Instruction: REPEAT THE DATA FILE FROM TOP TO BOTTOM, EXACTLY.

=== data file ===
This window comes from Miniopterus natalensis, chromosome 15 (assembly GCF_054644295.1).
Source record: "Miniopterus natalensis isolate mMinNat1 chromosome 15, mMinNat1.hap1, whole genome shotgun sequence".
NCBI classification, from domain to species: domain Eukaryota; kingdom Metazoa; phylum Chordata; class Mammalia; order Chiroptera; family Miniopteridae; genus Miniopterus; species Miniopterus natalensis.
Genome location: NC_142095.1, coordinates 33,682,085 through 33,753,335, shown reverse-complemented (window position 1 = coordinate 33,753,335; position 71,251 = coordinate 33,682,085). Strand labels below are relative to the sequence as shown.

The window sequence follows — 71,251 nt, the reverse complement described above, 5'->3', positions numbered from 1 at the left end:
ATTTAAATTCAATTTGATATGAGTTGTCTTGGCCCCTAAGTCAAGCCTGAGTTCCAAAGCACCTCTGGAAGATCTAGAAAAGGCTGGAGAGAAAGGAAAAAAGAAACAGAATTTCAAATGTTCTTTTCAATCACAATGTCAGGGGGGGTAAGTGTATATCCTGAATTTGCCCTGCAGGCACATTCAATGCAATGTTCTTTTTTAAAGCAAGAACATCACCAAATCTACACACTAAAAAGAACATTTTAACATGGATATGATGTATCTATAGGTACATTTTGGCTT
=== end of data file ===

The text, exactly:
This window comes from Miniopterus natalensis, chromosome 15 (assembly GCF_054644295.1).
Source record: "Miniopterus natalensis isolate mMinNat1 chromosome 15, mMinNat1.hap1, whole genome shotgun sequence".
NCBI classification, from domain to species: domain Eukaryota; kingdom Metazoa; phylum Chordata; class Mammalia; order Chiroptera; family Miniopteridae; genus Miniopterus; species Miniopterus natalensis.
Genome location: NC_142095.1, coordinates 33,682,085 through 33,753,335, shown reverse-complemented (window position 1 = coordinate 33,753,335; position 71,251 = coordinate 33,682,085). Strand labels below are relative to the sequence as shown.

The window sequence follows — 71,251 nt, the reverse complement described above, 5'->3', positions numbered from 1 at the left end:
ATTTAAATTCAATTTGATATGAGTTGTCTTGGCCCCTAAGTCAAGCCTGAGTTCCAAAGCACCTCTGGAAGATCTAGAAAAGGCTGGAGAGAAAGGAAAAAAGAAACAGAATTTCAAATGTTCTTTTCAATCACAATGTCAGGGGGGGTAAGTGTATATCCTGAATTTGCCCTGCAGGCACATTCAATGCAATGTTCTTTTTTAAAGCAAGAACATCACCAAATCTACACACTAAAAAGAACATTTTAACATGGATATGATGTATCTATAGGTACATTTTGGCTT